If you ask Google the question ‘What is a teacher?‘, the site Career Explorer will affirm that ‘A teacher doesn’t only teach. They also inspire and encourage their students to be their best version of themselves’. As a teacher myself, I feel I must add at this point what all pupils will already know. That this does not necessarily apply to all teachers. Very sadly. But we all know it absolutely did apply to Jill Mortiboys.
The photograph above – included by Jill’s niece Imogen in the Funeral Order of Service – would have been taken before I joined Church High School. I like it a lot, because it perfectly captures the warm, outgoing woman who greeted me with a firm handshake when I attended for interview on Ascension Day in 1985, the School’s Centenary Year. Ditto the inspirational Head of Dept. who guided me in my first teaching job and would become my mentor.
I’d like to think that Jill recognised a soulmate in the young Miss Chapman, but she always did see the best in everybody she met. I owe her a lot, because she clearly saw potential in me I didn’t know was there myself, applying for the job on the back of three years coping with depression whilst at University and through my P.G.C.E. too. She must have fought hard for me, as, unbeknownest to me, my mental health was not the only question mark hanging over me. The eagle-eyed Miss Davies had spotted an ankle bracelet under my tights, I later leaned. And only certain types of women wore them!
Sarah Timney, taught by Jill in Sixth Form, recalls the impact she had on the Church High of the time: ‘What a breath of fresh air she was!’ There was no pretence about Jill. What you saw was what you got. She also made it easy for you to be yourself in her presence too. You always wanted it to be the ‘best’ version of yourself, of course, but also knew that ‘all would be fine’ as long as you had tried your best.
And so we get to the nub of this particular post: to enable me to share the live video stream of Jill’s Funeral Service with you all. It was meant to be the best footage possible to achieve, I promise you, as a fitting tribute to Jill’s ‘life well lived.’ And in a way I’m really quite proud of the finished product, because I did do it all myself. But, despite all my preparation in advance, there were gremlins to contend with when the actual day and time arrived – not least the fact I had just had the clips removed the day before, two weeks after my left knee replacement! Factor in also a desktop PC for some reason refusing to reveal the relevant link in Outlook at the last minute, forcing me to swap over to my iPad and film the video from its screen with a mobile phone! I didn’t make too bad a job of it, all things considered, but I could have done without the phone battery draining 2/3 of the way through the Service, it has to be said. Sorry.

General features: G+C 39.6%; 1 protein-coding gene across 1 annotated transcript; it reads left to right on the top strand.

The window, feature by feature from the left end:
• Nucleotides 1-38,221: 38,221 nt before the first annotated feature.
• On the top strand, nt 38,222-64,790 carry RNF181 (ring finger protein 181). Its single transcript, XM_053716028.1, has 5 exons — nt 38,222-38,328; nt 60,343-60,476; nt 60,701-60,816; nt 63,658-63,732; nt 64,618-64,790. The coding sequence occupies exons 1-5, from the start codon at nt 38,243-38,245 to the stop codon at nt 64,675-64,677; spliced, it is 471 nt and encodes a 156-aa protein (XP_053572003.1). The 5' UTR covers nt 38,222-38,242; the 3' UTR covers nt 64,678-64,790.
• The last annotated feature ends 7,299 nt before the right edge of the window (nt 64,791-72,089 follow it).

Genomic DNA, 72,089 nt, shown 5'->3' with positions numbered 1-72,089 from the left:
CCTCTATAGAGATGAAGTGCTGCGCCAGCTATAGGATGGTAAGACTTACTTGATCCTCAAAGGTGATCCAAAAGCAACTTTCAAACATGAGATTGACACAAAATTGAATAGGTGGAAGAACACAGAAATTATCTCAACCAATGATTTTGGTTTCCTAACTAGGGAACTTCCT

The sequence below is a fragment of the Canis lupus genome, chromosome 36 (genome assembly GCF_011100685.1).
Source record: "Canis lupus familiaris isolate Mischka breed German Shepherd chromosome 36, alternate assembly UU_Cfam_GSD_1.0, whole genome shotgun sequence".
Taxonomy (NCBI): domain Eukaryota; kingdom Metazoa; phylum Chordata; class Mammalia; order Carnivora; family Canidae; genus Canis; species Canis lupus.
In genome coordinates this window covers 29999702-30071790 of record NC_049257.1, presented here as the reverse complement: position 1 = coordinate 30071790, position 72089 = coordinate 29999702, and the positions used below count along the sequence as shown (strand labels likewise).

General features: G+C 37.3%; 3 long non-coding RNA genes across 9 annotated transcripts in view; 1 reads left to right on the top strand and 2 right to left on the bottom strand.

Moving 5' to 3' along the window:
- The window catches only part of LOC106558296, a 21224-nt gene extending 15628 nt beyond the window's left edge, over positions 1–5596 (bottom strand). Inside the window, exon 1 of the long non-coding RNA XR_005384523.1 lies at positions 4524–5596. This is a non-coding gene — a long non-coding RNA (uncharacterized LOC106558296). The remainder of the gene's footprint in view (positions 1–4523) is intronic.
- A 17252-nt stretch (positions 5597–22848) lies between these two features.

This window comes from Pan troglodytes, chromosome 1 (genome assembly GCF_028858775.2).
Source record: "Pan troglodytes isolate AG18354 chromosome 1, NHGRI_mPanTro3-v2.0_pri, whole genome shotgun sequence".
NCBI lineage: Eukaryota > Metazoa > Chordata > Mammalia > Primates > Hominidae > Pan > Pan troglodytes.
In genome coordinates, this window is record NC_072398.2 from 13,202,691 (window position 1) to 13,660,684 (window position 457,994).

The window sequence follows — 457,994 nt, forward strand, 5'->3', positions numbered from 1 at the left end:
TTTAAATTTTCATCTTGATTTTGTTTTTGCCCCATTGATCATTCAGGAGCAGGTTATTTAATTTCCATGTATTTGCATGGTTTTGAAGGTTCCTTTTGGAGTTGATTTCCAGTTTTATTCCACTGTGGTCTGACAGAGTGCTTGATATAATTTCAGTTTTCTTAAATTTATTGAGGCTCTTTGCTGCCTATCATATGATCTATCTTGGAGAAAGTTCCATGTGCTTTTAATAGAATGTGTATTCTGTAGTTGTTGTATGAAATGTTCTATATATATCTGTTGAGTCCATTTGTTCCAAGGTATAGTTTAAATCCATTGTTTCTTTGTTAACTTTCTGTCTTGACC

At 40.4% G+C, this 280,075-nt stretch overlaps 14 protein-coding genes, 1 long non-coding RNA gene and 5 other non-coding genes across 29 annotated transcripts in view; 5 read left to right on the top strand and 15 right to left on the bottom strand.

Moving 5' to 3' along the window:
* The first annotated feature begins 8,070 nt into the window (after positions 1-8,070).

But, determined not to be deterred, I hopped across to the nearest mains plug – fishing out a charger cable enroute across the room – and, in the end, only lost a small segment. Luckily for me, this was not ‘original copy’ but a letter from one of Jill’s ex pupils being read out by her nephew, Richard. I hope enough is there to glean the gist
And by the time Plan B took shape, I’d also missed the coffin’s arrival to the accompaniment of The Kinks’ lyrical, quirky ‘Time Song’. [Click on the YouTube link I’ve just created if you want the full experience.] Towards the end of the video stream – at an apt point in the Service, I must admit – you will meet one of my cats, Atticus Finch. Jill would greatly approve of that! She would also want you to be able to put a face to her dear friend and life-long soulmate, Amanda Arrowsmith, when her name is mentioned. The picture below was taken in 2015. Jill lost Amanda about a year and a half ago. And it was a big loss. Amanda’s death wasn’t COVID related, but Jill was still one of those poor people who last saw their loved ones going into an ambulance. She rallied, of course, being the fighter she was. I take some solace too in knowing that Jill’s last day in her own house was spent with Wimbledon on TV, listening to Test Match Special on the radio too! That’s the Mortiboys’ full on engagement with life I knew and loved.
Imogen did really well in the send off she gave her Aunt. It was very, very Jill. The Service below lasts just under 40 minutes. Simple, yet moving and profound. Its uplifting ending was pure joy. Just like Jill.